Snow Leopard bug deletes all user data

Users report massive data loss after upgrading when they access a "Guest" account

Snow Leopard users have reported that they've lost all their personal data when they've logged into a "Guest" account after upgrading from Leopard, according to messages on Apple's support forum.

The bug, users said in a well-read thread on Apple's support forum, resets all settings on the Mac, resets all applications' settings and erases the contents of critical folders containing documents, photos and music.

The MacFixIt site first reported the problem more than a month ago.

Users claimed that they lost data when they'd logged into their Macs using a "Guest" account, either purposefully or by accident. Reports of the bug go back to Sept. 3, just six days after Apple launched Snow Leopard , or Mac OS X 10.6. Users who said they'd encountered the bug said that they had upgraded their systems from Mac OS X 10.5, known as Leopard.

Specifically, Snow Leopard's home directory -- the one sporting the name of the Mac's primary user -- is replaced with a new, empty copy after users log-in to a Guest account, log out, then log-in to their standard account. All the standard folders -- Documents, Downloads, Music, Picture and others -- are empty, while the Desktop and Dock have reverted to an "out-of-box" condition.

"I had the Guest account enabled on my MacBook Pro," said a user identified as "tcnsdca" in a message posted Sept. 3. "I accidentally clicked on that when I went to log in. It took a few minutes to log in, then after I had logged out of that account and back into mine, my [entire] home directory had been wiped. All of doc, music, etc. gone."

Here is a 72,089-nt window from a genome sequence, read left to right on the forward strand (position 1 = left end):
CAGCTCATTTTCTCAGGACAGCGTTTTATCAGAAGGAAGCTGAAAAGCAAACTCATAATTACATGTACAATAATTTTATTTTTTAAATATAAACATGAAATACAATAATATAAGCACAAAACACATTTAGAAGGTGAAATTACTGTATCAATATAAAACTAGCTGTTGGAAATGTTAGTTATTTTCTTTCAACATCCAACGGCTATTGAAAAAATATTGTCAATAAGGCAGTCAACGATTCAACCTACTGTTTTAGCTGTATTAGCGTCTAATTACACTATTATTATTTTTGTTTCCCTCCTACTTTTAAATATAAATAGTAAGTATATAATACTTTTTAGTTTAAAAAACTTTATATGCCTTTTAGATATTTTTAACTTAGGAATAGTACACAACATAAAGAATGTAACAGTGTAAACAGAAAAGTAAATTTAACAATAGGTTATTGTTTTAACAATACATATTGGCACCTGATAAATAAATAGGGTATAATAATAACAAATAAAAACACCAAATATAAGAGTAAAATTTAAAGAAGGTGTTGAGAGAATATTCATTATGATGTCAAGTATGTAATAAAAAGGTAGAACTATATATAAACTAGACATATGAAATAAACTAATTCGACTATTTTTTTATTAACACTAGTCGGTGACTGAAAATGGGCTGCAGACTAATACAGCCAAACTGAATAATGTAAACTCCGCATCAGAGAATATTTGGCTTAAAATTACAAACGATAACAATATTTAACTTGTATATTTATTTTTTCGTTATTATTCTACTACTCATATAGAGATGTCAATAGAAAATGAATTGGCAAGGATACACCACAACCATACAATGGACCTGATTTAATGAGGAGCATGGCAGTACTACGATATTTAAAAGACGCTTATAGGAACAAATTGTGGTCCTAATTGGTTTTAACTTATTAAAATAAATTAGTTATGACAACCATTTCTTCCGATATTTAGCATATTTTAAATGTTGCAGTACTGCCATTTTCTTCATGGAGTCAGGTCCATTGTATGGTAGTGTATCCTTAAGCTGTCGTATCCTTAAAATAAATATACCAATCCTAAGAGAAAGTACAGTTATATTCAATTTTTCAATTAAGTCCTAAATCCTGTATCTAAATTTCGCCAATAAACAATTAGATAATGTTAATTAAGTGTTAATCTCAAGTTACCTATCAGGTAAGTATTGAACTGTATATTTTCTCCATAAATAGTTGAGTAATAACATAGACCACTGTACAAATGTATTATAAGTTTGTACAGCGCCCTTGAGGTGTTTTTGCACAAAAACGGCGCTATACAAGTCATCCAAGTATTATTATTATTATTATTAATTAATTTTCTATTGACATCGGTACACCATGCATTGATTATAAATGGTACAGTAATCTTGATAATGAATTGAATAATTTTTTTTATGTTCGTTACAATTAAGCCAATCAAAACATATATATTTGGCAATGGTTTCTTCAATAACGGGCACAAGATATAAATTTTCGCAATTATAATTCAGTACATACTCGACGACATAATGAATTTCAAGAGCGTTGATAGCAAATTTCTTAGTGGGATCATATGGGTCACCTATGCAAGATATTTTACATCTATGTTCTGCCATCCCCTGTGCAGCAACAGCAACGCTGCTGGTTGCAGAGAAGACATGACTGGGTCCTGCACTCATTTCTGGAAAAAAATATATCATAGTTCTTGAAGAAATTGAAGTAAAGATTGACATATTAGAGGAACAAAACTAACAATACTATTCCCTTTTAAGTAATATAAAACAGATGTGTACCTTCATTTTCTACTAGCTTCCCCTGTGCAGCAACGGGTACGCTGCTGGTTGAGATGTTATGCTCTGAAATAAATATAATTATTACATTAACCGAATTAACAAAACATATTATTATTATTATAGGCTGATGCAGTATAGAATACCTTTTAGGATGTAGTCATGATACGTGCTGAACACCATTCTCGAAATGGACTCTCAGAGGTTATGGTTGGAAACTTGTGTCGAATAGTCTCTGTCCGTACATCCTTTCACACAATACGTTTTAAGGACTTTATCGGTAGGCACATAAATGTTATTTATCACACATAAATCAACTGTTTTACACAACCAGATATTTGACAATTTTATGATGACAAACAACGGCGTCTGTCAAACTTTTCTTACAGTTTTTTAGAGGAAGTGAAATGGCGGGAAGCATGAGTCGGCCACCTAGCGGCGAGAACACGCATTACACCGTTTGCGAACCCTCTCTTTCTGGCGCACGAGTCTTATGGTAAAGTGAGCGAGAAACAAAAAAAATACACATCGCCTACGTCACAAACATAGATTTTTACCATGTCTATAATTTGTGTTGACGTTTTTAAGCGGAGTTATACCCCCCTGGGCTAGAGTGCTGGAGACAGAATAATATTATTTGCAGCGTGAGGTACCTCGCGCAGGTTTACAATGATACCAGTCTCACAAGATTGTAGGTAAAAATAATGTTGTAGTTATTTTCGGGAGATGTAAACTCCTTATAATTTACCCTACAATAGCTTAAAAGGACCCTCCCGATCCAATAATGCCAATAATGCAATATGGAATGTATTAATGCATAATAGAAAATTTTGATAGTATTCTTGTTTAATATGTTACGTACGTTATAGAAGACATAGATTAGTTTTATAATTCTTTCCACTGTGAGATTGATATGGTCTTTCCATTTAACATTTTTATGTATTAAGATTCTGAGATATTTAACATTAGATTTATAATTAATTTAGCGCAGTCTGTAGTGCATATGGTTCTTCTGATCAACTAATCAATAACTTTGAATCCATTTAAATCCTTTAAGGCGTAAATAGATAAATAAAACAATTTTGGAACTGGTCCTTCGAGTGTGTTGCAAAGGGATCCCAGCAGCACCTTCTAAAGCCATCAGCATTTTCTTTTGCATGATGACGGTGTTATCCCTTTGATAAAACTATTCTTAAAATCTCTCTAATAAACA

"Add my parents to the list of people waxed by this bug," added "Ratty Mouse" today on the same thread. "Brand new iMac, less than one month old, EVERYTHING lost. Just as I convinced them to go Mac after years of trying."

On the thread, several users urged others to disable any Guest accounts to prevent any accidental data loss.

Some people were able to restore their Macs using recent Time Machine backups, but others admitted that they had not backed up their machines for weeks or months.

"Just my luck I hadn't made a backup since 11th August," acknowledged "rogerss" on a different support forum thread. "So annoyed now, in the process of restoring from Time Machine, but have lost loads of my work due to this fault."

Others users, however, had neglected to back up their Macs.

"Nooooo!!! This morning I had access to Guest Account and than all my data were lost!!!" bemoaned someone tagged as "carlodituri" last Saturday. "I had 250GB of data without backup and I lost everything: years and years of documents, pictures, video, music!!! Is it possible to recover something? Please help me!!!!"

Not surprisingly, users unaffected by the bug were reluctant to attempt to reproduce the problem. Some, for instance, wondered if the data loss would be triggered on Macs upgraded to Snow Leopard when the Guest account was simply set to "Sharing only," which is the default.

Apple did not respond today to questions about the bug.

Tags AppleSnow Leaoprad

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Gregg Keizer

Computerworld (US)

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